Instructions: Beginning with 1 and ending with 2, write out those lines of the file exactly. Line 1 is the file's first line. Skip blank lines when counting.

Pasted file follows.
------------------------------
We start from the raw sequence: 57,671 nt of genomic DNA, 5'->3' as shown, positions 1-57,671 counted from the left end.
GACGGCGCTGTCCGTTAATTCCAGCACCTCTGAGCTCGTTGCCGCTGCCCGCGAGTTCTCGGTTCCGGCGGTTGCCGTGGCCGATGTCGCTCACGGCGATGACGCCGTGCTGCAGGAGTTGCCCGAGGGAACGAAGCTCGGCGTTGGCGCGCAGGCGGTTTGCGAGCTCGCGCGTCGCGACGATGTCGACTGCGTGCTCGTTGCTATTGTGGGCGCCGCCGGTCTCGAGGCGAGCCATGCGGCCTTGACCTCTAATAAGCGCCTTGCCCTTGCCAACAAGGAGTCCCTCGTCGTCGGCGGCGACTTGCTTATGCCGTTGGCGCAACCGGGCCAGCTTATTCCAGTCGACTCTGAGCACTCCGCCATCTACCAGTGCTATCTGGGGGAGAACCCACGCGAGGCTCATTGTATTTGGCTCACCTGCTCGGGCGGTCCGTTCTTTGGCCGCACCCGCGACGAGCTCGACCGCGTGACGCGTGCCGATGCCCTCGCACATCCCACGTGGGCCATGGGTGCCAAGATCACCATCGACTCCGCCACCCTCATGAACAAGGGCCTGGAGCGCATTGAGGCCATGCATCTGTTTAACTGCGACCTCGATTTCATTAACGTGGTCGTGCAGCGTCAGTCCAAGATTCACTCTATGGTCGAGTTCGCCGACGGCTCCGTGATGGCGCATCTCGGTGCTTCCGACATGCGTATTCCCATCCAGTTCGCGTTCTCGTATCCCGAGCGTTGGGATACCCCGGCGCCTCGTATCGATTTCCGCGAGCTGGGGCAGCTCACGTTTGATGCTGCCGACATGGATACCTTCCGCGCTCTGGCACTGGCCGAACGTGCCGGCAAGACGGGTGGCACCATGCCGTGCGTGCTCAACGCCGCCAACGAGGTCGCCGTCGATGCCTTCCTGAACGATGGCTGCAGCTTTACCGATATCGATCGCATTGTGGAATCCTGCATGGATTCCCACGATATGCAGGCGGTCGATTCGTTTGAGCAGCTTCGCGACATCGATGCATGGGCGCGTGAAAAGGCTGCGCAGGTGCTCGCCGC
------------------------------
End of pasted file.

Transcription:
We start from the raw sequence: 57,671 nt of genomic DNA, 5'->3' as shown, positions 1-57,671 counted from the left end.
GACGGCGCTGTCCGTTAATTCCAGCACCTCTGAGCTCGTTGCCGCTGCCCGCGAGTTCTCGGTTCCGGCGGTTGCCGTGGCCGATGTCGCTCACGGCGATGACGCCGTGCTGCAGGAGTTGCCCGAGGGAACGAAGCTCGGCGTTGGCGCGCAGGCGGTTTGCGAGCTCGCGCGTCGCGACGATGTCGACTGCGTGCTCGTTGCTATTGTGGGCGCCGCCGGTCTCGAGGCGAGCCATGCGGCCTTGACCTCTAATAAGCGCCTTGCCCTTGCCAACAAGGAGTCCCTCGTCGTCGGCGGCGACTTGCTTATGCCGTTGGCGCAACCGGGCCAGCTTATTCCAGTCGACTCTGAGCACTCCGCCATCTACCAGTGCTATCTGGGGGAGAACCCACGCGAGGCTCATTGTATTTGGCTCACCTGCTCGGGCGGTCCGTTCTTTGGCCGCACCCGCGACGAGCTCGACCGCGTGACGCGTGCCGATGCCCTCGCACATCCCACGTGGGCCATGGGTGCCAAGATCACCATCGACTCCGCCACCCTCATGAACAAGGGCCTGGAGCGCATTGAGGCCATGCATCTGTTTAACTGCGACCTCGATTTCATTAACGTGGTCGTGCAGCGTCAGTCCAAGATTCACTCTATGGTCGAGTTCGCCGACGGCTCCGTGATGGCGCATCTCGGTGCTTCCGACATGCGTATTCCCATCCAGTTCGCGTTCTCGTATCCCGAGCGTTGGGATACCCCGGCGCCTCGTATCGATTTCCGCGAGCTGGGGCAGCTCACGTTTGATGCTGCCGACATGGATACCTTCCGCGCTCTGGCACTGGCCGAACGTGCCGGCAAGACGGGTGGCACCATGCCGTGCGTGCTCAACGCCGCCAACGAGGTCGCCGTCGATGCCTTCCTGAACGATGGCTGCAGCTTTACCGATATCGATCGCATTGTGGAATCCTGCATGGATTCCCACGATATGCAGGCGGTCGATTCGTTTGAGCAGCTTCGCGACATCGATGCATGGGCGCGTGAAAAGGCTGCGCAGGTGCTCGCCGC